3. What institutional barriers to collaboration exist and how have they been addressed in successful cases of curricular change? What incentives exist or might be created to overcome barriers to change?

  4. What innovative programs for teaching life science majors have been developed, and what can be learned from those programs?

Suggested Citation:"Appendix A: Charge to the Committee." National Research Council. 2003. BIO2010: Transforming Undergraduate Education for Future Research Biologists. Washington, DC: The National Academies Press. doi: 10.17226/10497.
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Page 121
Suggested Citation:"Appendix A: Charge to the Committee." National Research Council. 2003. BIO2010: Transforming Undergraduate Education for Future Research Biologists. Washington, DC: The National Academies Press. doi: 10.17226/10497.
×
Page 122
Suggested Citation:"Appendix A: Charge to the Committee." National Research Council. 2003. BIO2010: Transforming Undergraduate Education for Future Research Biologists. Washington, DC: The National Academies Press. doi: 10.17226/10497.
×
Page 123
Suggested Citation:"Appendix A: Charge to the Committee." National Research Council. 2003. BIO2010: Transforming Undergraduate Education for Future Research Biologists. Washington, DC: The National Academies Press. doi: 10.17226/10497.
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Page 124
Next: Appendix B: Biographical Information on Committee Members »
BIO2010: Transforming Undergraduate Education for Future Research Biologists Get This Book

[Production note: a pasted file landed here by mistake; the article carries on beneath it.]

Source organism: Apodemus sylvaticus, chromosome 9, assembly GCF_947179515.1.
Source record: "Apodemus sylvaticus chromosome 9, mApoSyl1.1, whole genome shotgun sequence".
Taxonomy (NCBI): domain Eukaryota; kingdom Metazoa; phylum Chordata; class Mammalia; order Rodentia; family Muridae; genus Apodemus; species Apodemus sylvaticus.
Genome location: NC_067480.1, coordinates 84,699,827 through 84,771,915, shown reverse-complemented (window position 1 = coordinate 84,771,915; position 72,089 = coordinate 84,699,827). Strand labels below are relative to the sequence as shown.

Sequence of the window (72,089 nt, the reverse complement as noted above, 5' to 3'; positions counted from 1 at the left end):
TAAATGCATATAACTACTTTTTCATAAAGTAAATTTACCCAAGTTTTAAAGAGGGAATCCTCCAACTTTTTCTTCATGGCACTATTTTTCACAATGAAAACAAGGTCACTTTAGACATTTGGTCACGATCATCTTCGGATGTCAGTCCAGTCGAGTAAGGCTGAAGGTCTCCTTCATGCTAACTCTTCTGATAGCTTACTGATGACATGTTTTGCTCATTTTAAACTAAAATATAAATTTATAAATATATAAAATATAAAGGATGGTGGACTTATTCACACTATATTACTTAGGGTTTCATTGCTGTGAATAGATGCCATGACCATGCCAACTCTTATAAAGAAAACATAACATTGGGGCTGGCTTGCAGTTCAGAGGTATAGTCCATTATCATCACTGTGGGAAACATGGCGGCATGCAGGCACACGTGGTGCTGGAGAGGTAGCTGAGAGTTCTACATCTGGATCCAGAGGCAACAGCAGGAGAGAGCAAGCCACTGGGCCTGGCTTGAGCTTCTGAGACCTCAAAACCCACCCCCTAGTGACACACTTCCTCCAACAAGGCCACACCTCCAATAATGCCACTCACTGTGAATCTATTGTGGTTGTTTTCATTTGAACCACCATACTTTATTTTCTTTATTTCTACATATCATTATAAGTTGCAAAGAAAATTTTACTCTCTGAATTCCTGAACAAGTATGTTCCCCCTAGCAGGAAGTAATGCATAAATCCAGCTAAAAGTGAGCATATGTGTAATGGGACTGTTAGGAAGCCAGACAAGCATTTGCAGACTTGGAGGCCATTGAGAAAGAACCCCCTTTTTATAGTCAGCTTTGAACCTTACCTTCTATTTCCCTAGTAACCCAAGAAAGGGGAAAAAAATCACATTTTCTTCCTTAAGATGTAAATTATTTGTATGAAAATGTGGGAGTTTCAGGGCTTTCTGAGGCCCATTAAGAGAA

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Biological sciences have been revolutionized, not only in the way research is conducted -- with the introduction of techniques such as recombinant DNA and digital technology -- but also in how research findings are communicated among professionals and to the public. Yet, the undergraduate programs that train biology researchers remain much the same as they were before these fundamental changes came on the scene.

This new volume provides a blueprint for bringing undergraduate biology education up to the speed of today’s research fast track. It includes recommendations for teaching the next generation of life science investigators, through:

  • Building a strong interdisciplinary curriculum that includes physical science, information technology, and mathematics.
  • Eliminating the administrative and financial barriers to cross-departmental collaboration.
  • Evaluating the impact of medical college admissions testing on undergraduate biology education.
  • Creating early opportunities for independent research.
  • Designing meaningful laboratory experiences into the curriculum.

The committee presents a dozen brief case studies of exemplary programs at leading institutions and lists many resources for biology educators. This volume will be important to biology faculty, administrators, practitioners, professional societies, research and education funders, and the biotechnology industry.